Holloman medics stand ready in time of crisis
By Mr. Russell Brooks, 49th Medical Support Squadron
/ Published October 12, 2006
HOLLOMAN AFB, N.M. --
The threat of a biological, chemical or radiological attack is real and Holloman is prepared.
According to Capt. Donna LaPointe, a nurse and chief of the 49th Medical Group Patient Decontamination Team, she and her staff recently went through a week of training to prepare them for just such attacks.
Training for such attacks is important as they can have devastating effects.
Captain LaPointe described the 1995 sarin gas attack in a Tokyo subway in which a small amount of the poisonous gas created havoc in one of the world's largest cities.
"There were 5,000 people on the exposed subway train - 3,000 had to be seen at local hospitals; nearly 500 were seriously ill and 12 died," said Captain LaPointe.
Even though medical personnel responded to the scene, more than half the victims fled the scene before responding personnel could set up a cordon.
These victims reported to local medical facilities which contaminated the medical personnel and their facilities.
"If such an incident were to happen in the Holloman community, we would need to be able to protect our facility and staff by setting up our In-Place-Patient-Decontamination-Capability," the captain said.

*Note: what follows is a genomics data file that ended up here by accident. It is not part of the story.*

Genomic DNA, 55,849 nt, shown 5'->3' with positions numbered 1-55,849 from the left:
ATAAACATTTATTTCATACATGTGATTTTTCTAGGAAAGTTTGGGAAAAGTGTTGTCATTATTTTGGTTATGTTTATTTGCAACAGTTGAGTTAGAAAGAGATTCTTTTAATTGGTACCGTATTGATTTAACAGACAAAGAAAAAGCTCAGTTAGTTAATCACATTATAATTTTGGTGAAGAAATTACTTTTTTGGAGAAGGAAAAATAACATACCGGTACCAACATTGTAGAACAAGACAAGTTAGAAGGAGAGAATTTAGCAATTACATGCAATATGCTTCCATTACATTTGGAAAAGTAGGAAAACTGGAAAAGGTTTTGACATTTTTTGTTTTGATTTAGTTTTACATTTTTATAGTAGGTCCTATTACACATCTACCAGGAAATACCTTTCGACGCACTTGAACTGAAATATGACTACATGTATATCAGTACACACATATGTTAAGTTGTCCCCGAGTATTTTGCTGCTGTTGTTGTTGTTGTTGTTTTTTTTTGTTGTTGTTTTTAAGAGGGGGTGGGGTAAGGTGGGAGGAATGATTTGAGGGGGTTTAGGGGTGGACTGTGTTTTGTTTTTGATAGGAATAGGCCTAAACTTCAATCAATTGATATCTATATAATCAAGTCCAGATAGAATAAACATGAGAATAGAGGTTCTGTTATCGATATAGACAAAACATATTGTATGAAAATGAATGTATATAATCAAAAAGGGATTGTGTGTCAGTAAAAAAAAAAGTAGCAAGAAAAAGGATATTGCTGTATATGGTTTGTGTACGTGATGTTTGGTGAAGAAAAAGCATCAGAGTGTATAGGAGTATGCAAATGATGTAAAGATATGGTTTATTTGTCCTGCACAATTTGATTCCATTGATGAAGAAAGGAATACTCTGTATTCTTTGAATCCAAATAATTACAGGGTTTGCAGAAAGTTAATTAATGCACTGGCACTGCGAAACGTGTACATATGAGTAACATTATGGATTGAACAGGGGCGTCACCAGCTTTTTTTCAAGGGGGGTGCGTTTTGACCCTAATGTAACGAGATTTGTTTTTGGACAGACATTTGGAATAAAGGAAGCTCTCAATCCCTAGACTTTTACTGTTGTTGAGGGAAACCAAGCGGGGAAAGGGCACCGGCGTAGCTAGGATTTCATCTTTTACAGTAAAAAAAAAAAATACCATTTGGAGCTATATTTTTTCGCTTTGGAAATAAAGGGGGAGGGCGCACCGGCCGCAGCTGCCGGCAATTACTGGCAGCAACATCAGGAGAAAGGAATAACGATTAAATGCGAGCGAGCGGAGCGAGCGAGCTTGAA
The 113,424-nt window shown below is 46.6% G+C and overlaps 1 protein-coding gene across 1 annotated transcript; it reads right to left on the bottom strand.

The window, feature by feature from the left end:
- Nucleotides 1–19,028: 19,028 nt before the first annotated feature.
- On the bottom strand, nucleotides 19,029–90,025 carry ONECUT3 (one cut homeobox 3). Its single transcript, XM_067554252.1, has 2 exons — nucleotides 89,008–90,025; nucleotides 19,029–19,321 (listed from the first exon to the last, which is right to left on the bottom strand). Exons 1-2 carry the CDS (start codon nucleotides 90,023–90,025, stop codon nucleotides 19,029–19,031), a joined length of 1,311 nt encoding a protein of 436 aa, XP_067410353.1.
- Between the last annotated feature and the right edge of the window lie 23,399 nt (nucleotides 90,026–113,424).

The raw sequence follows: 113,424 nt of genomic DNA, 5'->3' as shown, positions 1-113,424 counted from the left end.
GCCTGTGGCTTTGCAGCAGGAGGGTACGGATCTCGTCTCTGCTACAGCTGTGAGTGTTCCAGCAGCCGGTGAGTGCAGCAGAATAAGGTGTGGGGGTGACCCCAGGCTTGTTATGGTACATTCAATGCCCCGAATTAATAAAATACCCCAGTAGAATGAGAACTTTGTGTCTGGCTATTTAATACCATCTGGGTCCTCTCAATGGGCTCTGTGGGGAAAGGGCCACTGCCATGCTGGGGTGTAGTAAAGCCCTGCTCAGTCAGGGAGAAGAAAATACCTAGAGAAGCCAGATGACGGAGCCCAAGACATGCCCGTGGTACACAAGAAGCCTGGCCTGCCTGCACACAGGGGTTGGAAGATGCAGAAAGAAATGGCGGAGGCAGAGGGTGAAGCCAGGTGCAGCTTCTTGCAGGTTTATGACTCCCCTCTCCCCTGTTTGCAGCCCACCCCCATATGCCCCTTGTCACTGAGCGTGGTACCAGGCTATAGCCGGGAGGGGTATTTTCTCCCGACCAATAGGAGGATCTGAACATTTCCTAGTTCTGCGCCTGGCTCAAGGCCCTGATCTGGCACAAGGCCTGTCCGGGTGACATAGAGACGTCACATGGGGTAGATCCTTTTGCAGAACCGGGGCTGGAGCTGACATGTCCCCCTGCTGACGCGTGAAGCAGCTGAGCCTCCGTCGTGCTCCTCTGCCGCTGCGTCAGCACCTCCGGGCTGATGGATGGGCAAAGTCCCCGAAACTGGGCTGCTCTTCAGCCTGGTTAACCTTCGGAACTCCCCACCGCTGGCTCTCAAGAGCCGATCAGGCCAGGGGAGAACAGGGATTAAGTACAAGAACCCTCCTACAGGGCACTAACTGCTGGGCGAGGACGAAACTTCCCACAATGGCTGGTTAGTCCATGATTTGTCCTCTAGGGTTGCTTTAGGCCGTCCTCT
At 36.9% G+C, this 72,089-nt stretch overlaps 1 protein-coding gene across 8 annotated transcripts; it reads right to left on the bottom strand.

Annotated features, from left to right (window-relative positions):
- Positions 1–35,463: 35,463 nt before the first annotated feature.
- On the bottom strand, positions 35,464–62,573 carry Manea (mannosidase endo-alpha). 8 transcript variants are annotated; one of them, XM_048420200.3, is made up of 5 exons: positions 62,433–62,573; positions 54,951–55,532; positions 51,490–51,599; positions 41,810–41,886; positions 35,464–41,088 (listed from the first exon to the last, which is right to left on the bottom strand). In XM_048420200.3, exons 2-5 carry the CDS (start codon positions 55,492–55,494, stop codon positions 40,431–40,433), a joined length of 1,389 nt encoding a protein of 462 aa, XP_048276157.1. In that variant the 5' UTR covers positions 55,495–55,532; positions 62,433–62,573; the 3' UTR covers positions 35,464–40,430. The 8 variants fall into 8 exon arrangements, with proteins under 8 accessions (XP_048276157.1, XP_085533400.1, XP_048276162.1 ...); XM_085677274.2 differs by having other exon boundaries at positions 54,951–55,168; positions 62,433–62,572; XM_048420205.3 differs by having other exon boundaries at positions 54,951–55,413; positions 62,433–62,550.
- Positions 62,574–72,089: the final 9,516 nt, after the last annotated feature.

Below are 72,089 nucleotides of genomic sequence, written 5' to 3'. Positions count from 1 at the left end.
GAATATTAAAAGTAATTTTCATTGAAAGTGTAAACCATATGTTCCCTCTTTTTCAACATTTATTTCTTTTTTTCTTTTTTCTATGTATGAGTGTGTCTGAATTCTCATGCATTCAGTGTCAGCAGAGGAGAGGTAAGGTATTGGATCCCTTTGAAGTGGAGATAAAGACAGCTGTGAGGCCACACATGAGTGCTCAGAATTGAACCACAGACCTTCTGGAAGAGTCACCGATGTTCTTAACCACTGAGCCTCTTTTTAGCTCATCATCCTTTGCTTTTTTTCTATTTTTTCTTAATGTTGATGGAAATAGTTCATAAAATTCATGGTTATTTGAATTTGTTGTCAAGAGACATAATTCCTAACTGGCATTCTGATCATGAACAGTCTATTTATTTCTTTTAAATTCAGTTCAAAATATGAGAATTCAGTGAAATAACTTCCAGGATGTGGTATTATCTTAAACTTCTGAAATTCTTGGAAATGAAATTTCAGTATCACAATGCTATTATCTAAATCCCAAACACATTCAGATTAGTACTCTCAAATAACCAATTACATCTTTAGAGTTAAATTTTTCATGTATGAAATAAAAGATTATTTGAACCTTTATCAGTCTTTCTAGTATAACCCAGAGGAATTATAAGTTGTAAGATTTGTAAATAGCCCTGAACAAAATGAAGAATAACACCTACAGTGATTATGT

The IPPDC is also used to further decontaminate victims once the fire department completes their gross decontamination process.
If victims require higher level of care, they are brought back to the clinic and processed through the IPPDC before being transported to a civilian facility.
The IPPDC has two components: The equipment to decontaminate patients and the training that teaches medics how to use it.
Last week, medics received training on the new capability and put what they learned into practice during an exercise to test their new skills.
When up and running, the IPPDC looks like a futuristic car wash. Victims, often on litters, enter one end of a blue tent and are immediately swarmed by teams of medics in green and yellow waterproof suits and masks. Water hoses hang from the ceiling. Water is important to the mission, and it is everywhere.
"The solution to pollution is dilution," said Mr. Tom Bocek, a contractor hired to train Holloman members on the equipment.
The fire department is usually the first responder to any biological, chemical or radiological attack. They initiate the decontamination process by simply hosing down victims, he said.
Medics then transport victims to the IPPDC -- usually set up just behind the Medical Group Clinic. They place the victims in the IPPDC tent and remove clothing, hose them down and scrub the victims to remove surface chemical, biological, radiological and nuclear industrial contamination. Medical providers are nearby to provide care during or after the decontamination if needed.
The IPPDC is usually stored within 100 feet of the medical facility and can be rapidly set up.
The staff can erect and start operations in the IPPDC in about 20 minutes. It takes 12 medics to run it. They can decontaminate 10 litter patients in an hour, and 15 ambulatory patients per hour.
"We don't act alone in this capability," Captain LaPointe said. "The first people on the scene and to provide decontamination are almost always fire fighters. Now that we have this new IPPDC capability, we are working with them to ensure an awesome and combined response to any incident."